It's been half term this week and for once I stayed in London. Off this weekend though to Cardiff for tiggertastic's birthday extravaganza. stickette is coming too. Otherwise she'd better chain some very pretty virgins to the rocks for me. Very pretty indeed.
I had a bit of a cinema frenzy this week. The Curzon Soho is my favourite cinema in London, mainly for its bar. One can feel smugly pretentious, perched on a leather sofa sipping strawberry Stoli and reading Le Monde. Lots of Sapphic eye candy too - sadly all the boys need haircuts.
Bad Education Brilliant Almodovar movie with a scorching performance by the cute one from Y tu Mama tambien He's the only man I prefer in drag (apart from Tigs of course). Excellent perfs all round, especially the children. Luscious to look at, engaging plot twists. Camply melodramatic but achingly credible and moving- just how does he manage to do that? Do go and see it.
Uzak I didn't mean to see this film, I somehow managed to misread the info in Timeout. This Turkish film about a photographer in Istanbul enduring a protracted and unwelcome visit from his country cousin bored me when I saw it. It jumped through every cliched hoop of bog-standard arthouse cinema - slow panning, lingering shots of nothing much, subdued lighting, stilted dialogue. It conveyed the claustrophobia of the apartment almost too well and there was a particularly resonant shot of a broken up boat in the snow, but the characters were simply too loathsome to care about. Having said that I seem to have retained a lot of images from it in my head.
Since Otar LeftThis was the one I meant to see when I saw Uzak. Superb film about three generations of women in Russia dealing - or not - with the death of their son/brother/uncle in Paris. Flawless, funny and moving with an incredibly engaging performance from the grandmother. I'd look out for her next movie but she's ancient and will probably be dead before she makes another one. Made me cry. In a good way. My only complaint is that there were lots of omissions in the French subtitles, which made me wonder if the Russian was similarly curtailed.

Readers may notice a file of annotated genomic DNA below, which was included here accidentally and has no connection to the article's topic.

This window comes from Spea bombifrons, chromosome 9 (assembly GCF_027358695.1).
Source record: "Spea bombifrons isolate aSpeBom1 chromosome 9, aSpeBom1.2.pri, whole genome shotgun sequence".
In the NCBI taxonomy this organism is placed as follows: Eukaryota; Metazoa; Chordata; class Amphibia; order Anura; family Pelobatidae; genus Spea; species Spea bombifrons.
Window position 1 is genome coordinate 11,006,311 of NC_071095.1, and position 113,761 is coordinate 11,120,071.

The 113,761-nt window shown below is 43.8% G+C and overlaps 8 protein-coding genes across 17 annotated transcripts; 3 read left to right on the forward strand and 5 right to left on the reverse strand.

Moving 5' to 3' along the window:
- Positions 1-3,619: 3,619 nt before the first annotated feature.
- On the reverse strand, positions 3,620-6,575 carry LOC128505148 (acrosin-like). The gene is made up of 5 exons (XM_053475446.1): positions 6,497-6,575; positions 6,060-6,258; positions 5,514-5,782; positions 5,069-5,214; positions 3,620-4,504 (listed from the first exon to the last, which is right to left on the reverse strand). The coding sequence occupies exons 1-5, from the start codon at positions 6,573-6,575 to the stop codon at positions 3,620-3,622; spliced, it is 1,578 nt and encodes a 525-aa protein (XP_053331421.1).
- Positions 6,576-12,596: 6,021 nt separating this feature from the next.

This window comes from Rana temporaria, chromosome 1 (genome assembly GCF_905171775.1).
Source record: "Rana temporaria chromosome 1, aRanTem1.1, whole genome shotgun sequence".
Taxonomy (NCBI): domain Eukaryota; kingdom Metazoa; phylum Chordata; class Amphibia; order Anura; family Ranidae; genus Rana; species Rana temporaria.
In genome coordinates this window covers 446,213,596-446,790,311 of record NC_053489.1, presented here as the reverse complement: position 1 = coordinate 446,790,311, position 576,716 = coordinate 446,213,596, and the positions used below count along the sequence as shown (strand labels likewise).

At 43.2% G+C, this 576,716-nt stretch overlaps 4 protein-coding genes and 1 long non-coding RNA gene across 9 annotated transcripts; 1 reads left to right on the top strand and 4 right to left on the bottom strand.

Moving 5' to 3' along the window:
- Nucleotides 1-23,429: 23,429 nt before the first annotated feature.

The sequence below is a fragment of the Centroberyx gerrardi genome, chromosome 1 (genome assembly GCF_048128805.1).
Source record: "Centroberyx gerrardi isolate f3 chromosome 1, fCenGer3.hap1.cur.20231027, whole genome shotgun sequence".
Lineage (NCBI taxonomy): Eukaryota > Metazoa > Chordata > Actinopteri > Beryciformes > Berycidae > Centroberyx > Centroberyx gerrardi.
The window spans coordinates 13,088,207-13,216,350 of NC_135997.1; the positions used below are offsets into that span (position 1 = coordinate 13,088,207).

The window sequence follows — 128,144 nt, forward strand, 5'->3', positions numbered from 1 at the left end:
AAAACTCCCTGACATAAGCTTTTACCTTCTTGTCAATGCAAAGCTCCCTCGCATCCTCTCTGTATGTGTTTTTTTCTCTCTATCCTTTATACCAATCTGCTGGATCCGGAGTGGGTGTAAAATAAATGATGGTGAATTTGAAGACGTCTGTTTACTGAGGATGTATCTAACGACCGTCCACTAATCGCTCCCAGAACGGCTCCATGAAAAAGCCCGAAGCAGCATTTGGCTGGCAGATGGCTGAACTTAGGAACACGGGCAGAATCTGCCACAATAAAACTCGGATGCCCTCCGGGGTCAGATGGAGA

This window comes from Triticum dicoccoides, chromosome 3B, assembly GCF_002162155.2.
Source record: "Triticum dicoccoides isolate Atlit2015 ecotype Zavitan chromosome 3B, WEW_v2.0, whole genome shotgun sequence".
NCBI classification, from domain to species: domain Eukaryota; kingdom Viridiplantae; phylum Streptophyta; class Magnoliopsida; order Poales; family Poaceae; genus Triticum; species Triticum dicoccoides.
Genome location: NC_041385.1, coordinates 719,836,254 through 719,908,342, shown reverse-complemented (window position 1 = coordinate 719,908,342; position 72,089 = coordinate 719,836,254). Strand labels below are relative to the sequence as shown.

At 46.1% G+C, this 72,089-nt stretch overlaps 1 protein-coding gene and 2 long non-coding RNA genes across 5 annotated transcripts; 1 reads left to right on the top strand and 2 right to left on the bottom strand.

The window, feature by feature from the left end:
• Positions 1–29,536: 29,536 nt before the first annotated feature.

I also went to see the Tamara de Lempicka exhibition at the RA. This has been roundly panned by the critics, especially Brian Sewell, but I love her work - I love how her women are simultaneously voluptous, threatening and indolent One of my favourites. They are so luscious and luminous. But there was something odd about seeing so many of her pictures together. It was a bit like the girls in pvc catsuits at Torture Garden - one looks devastatingly sexy, but when sixteen walk past at once you just can't be arsed to stare. Something tells me that minusbat and davywavy won't agree with that statement... The paintings do lose something by being gathered together, perhaps because her techniques and perspectives change so little. See a lot of her women together and they all look rather similar. Perhaps that's why I was so drawn to the rarer portraits of men. This one His Imperial Highness Grand Duke Gabriel really captivated me. She makes this royal escapee from the revolution, in his preposterous uniform, appear arrogant, sadistic and yet strangely bewildered. I think he's very sexy, he reminds me of Michael Portillo on that tragic day when he lost his seat (but not his dignity, gravitas and thrilling sensuality), with a dash of Professor Yaffle from Bagpuss thrown in for good measure.
My favourite was, however, the portrait of her husband, Handsome Rogue. She painted it as they were separating and his left hand (he stopped wearing his wedding ring while she was painting it) remains unfinished. Rather bitterly she called it just 'Portrait of a Man'. Perhaps bitterness sharpened her skills. I want to live at Torture Garden, surrounded by men who look like these two. And women who look like Tamara herself Auto-Portrait.